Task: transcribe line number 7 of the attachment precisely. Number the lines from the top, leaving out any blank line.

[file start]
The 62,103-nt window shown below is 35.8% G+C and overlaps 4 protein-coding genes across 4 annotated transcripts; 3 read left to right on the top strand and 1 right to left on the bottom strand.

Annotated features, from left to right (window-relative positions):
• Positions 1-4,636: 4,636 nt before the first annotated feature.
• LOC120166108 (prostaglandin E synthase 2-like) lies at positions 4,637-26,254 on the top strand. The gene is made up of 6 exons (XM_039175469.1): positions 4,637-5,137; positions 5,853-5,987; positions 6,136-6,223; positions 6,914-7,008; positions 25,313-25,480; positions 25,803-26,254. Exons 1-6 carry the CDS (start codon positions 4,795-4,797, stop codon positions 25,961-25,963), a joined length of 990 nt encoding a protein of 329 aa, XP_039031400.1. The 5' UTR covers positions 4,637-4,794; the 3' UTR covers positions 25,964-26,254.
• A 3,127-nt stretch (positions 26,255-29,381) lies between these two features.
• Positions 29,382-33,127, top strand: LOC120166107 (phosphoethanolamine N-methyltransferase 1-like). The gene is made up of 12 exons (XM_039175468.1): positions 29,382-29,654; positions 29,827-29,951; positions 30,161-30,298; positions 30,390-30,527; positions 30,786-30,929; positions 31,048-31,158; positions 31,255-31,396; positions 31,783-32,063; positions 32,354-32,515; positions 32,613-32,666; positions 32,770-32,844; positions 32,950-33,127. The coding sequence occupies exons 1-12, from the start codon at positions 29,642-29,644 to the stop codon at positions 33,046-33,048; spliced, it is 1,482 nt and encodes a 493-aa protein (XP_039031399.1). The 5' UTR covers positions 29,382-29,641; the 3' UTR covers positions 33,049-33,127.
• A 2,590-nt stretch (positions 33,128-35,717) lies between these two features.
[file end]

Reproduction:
• A 2,590-nt stretch (positions 33,128-35,717) lies between these two features.